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Case Report

Catatonic Coma in a Patient With Schizophrenia Receiving Palliative Care With Reversal of Symptoms With Lorazepam

David R. Spiegel, MDa,*; Ann Ayzman, BSa; Faith E. Reid, BSa; Kripa Ahuja, MSa; and James Worfolk, BSa

Published: February 2, 2023

Prim Care Companion CNS Disord 2023;25(1):22cr03301

To cite: Spiegel DR, Ayzman A, Reid FE, et al. Catatonic coma in a patient with schizophrenia receiving palliative care with reversal of symptoms with lorazepam. Prim Care Companion CNS Disord. 2023;25(1):22cr03301.
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© 2023 Physicians Postgraduate Press, Inc.

aDepartment of Psychiatry and Behavioral Sciences, Eastern Virginia Medical School, Norfolk, Virginia
*Corresponding author: David R. Spiegel, MD, Eastern Virginia Medical School, Department of Psychiatry and Behavior Sciences, 825 Fairfax Ave, Norfolk, VA 23507 (



Patients with disorders of consciousness (DoC) in the form of stupor or coma typically suffer from medical or neurologic illnesses. While uncommon, catatonia can manifest with dramatic unresponsiveness, yet with minimal ancillary symptoms. These cases of catatonic coma (CC) are nevertheless important to identify, as treatment with intravenous benzodiazepines is highly effective.1 We present the case of a patient with CC, which precipitated a palliative care consult; however, full-dose lorazepam challenge changed this patient’s clinical course.

Case Report

The patient was a 71-year-old woman who presented to the emergency department with altered mental status of 1 week duration. On initial evaluation, the patient was mute and did not open her eyes. Collateral history indicated a prior diagnosis of schizophrenia with unknown adherence to aripiprazole. Medical evaluation was remarkable solely for starvation ketosis. Urinalysis, infectious serologies, and chest x-ray were negative, and both computed tomography and magnetic resonance imaging of the head demonstrated no acute findings. Her blood alcohol level and urine drug screen were negative. The starvation ketosis was treated; however, 3 days later the patient’s mental status had not changed. The consultation psychiatry service was consulted at this time.

On evaluation, the patient’s Richmond Agitation-Sedation Scale (RASS)2 score was –4 (Table 1).3–8 Her Bush-Francis Catatonia Rating Scale (BFCRS)9 score was 12. The next day, hospital day 7, lorazepam challenge 0.5 mg intravenous (due to advanced age and body mass index of 19 kg/m2) was administered with no change in BFCRS score. Due to the patient’s medical frailty and concerns of respiratory depression, a rechallenge was not performed.

Ultimately, due to this prolonged state of stupor, a palliative care consult was initiated. At this time, 10 days after the initial lorazepam challenge, lorazepam 1 mg intravenous was administered. Her BFCRS score decreased 2 points after 5 minutes. Thus, with the patient’s vital signs stable, a second dose of lorazepam 1 mg intravenous was administered. Within 5 minutes, her BFCRS score decreased to 4. Lorazepam was titrated to 2 mg 3 times/d. After 1 week, her BFCRS score was 1, and aripiprazole was administered. Lorazepam taper was started. Three weeks after our initial consultation, the patient was discharged on lorazepam 1 mg 3 times/d with aripiprazole lauroxil.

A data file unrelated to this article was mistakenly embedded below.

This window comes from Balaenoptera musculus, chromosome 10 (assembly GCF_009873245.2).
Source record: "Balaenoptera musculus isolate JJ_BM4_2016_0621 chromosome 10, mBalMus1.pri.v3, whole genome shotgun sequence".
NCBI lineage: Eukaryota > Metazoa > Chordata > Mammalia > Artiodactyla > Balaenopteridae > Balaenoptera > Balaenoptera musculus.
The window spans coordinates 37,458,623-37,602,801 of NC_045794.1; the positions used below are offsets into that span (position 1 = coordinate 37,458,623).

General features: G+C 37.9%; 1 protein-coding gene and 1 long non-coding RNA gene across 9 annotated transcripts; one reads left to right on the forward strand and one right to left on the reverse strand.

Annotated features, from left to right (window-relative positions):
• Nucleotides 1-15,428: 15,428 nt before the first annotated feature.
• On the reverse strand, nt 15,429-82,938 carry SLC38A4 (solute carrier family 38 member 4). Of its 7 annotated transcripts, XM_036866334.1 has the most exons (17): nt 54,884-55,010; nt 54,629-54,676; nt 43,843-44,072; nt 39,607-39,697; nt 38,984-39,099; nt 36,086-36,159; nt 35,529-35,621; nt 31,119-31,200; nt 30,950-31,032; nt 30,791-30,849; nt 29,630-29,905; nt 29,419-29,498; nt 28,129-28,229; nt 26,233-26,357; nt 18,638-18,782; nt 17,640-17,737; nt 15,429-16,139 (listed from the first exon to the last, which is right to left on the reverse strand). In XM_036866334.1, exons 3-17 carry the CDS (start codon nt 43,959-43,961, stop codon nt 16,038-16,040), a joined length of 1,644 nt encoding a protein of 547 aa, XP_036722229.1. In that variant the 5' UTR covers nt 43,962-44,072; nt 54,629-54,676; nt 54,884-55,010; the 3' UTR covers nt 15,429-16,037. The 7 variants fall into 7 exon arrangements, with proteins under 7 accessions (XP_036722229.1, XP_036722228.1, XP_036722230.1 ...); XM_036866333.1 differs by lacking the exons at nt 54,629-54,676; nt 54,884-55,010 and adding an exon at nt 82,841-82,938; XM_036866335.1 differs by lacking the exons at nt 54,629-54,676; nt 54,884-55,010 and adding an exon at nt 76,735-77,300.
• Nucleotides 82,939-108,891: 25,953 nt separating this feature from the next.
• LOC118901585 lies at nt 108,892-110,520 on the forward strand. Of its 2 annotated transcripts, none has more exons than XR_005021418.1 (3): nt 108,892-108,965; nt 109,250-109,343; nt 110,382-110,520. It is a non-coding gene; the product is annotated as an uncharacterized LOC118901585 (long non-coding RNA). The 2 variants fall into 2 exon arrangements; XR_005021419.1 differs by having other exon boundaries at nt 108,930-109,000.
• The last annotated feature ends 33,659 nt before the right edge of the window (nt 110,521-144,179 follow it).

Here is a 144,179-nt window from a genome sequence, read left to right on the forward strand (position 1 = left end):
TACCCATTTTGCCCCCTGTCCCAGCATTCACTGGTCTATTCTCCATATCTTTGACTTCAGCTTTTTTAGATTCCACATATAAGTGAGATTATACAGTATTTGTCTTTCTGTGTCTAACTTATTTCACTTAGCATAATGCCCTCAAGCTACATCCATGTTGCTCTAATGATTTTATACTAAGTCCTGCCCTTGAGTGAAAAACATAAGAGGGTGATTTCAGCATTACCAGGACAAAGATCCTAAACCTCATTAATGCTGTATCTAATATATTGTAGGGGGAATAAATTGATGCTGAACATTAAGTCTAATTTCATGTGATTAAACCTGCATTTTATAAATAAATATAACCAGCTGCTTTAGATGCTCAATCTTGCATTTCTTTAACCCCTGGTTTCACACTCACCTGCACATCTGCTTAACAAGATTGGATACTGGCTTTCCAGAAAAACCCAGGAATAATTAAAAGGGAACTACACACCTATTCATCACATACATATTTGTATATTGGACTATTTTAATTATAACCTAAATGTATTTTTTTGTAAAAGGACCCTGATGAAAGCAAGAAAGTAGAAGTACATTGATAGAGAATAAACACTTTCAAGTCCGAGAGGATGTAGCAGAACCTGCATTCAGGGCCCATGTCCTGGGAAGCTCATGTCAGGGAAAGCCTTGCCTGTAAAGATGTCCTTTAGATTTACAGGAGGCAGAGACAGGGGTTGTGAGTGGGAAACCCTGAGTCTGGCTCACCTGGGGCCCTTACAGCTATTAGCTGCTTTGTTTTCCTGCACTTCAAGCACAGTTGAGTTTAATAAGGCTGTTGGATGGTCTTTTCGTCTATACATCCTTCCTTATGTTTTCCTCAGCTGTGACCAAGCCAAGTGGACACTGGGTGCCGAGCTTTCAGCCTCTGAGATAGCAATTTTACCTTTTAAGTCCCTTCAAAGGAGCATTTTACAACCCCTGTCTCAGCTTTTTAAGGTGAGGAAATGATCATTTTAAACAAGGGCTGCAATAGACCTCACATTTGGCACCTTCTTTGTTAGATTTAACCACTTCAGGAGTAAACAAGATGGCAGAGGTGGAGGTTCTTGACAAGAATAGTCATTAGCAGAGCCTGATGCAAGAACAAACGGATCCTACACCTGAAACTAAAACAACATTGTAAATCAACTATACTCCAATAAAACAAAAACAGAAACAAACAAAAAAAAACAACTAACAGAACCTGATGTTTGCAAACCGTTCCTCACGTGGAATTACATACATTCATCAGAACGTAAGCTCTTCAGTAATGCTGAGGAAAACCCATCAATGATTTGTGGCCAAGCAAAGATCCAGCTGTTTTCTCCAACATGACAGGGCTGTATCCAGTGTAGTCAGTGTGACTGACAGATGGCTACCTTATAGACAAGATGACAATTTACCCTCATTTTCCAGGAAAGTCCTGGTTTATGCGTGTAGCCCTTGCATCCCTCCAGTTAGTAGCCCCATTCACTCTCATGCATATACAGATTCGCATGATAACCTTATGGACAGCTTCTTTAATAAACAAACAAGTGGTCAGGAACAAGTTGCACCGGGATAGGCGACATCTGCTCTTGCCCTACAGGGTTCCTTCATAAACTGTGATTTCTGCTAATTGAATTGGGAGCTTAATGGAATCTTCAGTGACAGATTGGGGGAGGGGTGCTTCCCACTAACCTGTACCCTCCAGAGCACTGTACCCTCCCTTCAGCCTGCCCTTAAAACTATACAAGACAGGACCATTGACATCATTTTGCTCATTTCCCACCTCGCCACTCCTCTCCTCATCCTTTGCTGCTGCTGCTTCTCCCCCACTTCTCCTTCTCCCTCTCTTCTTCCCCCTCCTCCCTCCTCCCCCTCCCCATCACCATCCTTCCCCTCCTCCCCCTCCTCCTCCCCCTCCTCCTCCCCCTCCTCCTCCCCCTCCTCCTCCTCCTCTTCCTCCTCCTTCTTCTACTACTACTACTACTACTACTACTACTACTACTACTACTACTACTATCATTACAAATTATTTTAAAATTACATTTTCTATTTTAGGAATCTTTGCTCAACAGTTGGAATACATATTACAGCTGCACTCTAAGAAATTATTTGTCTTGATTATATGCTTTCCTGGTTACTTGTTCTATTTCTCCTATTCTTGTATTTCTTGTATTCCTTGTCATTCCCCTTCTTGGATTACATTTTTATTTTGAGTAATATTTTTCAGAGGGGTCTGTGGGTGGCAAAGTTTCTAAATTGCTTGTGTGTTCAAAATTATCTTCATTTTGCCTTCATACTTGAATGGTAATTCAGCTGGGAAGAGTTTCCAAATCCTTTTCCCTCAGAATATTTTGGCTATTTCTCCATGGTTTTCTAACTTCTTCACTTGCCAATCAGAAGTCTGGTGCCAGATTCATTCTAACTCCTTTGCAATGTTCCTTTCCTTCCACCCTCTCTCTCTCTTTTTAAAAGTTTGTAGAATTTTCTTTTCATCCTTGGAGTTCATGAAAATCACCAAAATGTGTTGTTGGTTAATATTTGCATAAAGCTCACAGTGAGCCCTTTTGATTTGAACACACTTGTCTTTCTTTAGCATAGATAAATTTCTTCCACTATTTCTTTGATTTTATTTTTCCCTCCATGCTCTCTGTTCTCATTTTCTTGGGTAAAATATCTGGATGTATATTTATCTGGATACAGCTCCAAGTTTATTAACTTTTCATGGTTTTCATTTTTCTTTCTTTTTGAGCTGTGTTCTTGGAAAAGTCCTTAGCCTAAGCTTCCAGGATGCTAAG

One clinical challenge in our patient with CC is that staring, reported to be present in 75% of patients with hypokinetic catatonia,10 was not present, and both eyes remained closed. Thus, the first step of evaluating a patient with stupor or coma is to objectively quantify this state. A structured arousal scale, such as the RASS, is a reliable method to describe DoC.11 RASS scores of −4 (as in our patient) or −5 indicate stupor and coma/CC, respectively.12 For simplicity, we are subsuming CC to include those with RASS scores of −4 to –5.

After an unremarkable medical/neurologic evaluation, combined with our patient’s history of schizophrenia and results as shown in Table 1, our differential diagnosis broadened to include CC and psychogenic coma. Notably, the electroencephalogram (EEG) is abnormal in over 43% of patients with catatonia but is less likely to be abnormal in patients with a history of psychiatric illness.1 Toward this end, our patient’s EEG (7 Hz) demonstrated a mild encephalopathy. Given our patient’s RASS score, if medical/neurologic–induced stupor or coma was etiologic, we would suspect that the degree of slowing on the EEG would have been more pronounced.13 Therefore, we reconsidered a diagnosis of CC due to schizophrenia, especially with a positive response to the lorazepam 1 mg rechallenge.14 Interestingly, a small subset of patients with DoC respond not only to benzodiazepines but also to zolpidem, a γ-aminobutyric acid-A receptor agonist, selectively at α1 subunits.15

As demonstrated, lorazepam may have a life-changing impact on patients with CC.7 Thus, in patients with DoC, coma should always be considered first, because it requires timely intervention. Nonetheless, clinicians need to consider CC in this intriguing phenotype.16

Published online: February 2, 2023.
Relevant financial relationships: Dr Spiegel is in the speaker’s bureau for Allergen, Alkermes, Otsuka, and IntraCellular but has no conflict of interest in preparation of this manuscript. Mss Ayzman, Reid, and Ahuja and Mr Worfolk have no conflicts of interest to report.
Funding/support: None.
Patient consent: Consent was verbally received from the patient to publish the case report, and information has been de-identified to protect anonymity.

Volume: 25

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